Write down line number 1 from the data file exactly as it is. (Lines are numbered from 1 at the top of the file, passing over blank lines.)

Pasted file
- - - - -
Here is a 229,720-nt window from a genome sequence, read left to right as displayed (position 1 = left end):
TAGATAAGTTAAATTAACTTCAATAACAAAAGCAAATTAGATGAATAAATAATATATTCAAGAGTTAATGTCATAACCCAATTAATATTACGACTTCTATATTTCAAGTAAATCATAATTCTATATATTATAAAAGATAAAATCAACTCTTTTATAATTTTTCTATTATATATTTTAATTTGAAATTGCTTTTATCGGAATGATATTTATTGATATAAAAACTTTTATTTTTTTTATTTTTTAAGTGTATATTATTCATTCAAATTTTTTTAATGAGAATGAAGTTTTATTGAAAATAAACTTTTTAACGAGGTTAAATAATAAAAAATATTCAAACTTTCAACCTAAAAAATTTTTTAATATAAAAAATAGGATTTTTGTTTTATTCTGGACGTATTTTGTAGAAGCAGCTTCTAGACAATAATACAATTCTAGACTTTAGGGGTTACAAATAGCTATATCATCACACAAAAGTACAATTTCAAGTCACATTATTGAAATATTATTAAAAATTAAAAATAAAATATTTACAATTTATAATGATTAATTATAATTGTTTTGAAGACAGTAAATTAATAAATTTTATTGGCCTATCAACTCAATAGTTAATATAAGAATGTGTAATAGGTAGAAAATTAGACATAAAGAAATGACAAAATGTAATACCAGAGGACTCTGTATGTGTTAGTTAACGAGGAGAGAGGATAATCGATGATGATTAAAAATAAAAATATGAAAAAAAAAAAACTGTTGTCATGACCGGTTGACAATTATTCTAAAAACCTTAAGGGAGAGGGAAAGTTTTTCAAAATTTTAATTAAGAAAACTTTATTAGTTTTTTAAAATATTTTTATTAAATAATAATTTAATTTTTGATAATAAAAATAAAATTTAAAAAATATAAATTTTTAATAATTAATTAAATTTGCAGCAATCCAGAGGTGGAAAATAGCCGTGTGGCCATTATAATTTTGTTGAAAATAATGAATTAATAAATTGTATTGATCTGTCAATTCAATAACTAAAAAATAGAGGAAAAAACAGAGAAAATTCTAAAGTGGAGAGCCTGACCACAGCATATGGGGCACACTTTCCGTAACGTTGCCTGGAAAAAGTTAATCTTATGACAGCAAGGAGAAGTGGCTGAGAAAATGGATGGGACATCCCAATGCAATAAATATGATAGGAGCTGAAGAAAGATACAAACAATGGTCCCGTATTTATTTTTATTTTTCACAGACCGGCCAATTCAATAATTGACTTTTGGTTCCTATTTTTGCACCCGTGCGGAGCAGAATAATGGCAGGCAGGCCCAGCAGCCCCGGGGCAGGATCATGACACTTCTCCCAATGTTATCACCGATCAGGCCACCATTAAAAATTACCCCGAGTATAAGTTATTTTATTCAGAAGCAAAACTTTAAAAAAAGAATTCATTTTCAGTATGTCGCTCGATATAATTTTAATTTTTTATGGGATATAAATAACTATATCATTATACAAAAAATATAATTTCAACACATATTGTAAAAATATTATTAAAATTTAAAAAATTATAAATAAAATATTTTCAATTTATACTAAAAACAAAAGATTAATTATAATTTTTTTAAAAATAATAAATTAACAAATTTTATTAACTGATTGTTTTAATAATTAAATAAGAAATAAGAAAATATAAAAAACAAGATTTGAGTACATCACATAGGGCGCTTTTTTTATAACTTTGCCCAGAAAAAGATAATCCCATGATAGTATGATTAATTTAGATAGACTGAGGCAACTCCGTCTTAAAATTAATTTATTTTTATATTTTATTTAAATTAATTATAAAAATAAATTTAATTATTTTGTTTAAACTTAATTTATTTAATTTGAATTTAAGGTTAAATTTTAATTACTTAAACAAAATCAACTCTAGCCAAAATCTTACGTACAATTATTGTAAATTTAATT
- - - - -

Here is a 229,720-nt window from a genome sequence, read left to right as displayed (position 1 = left end):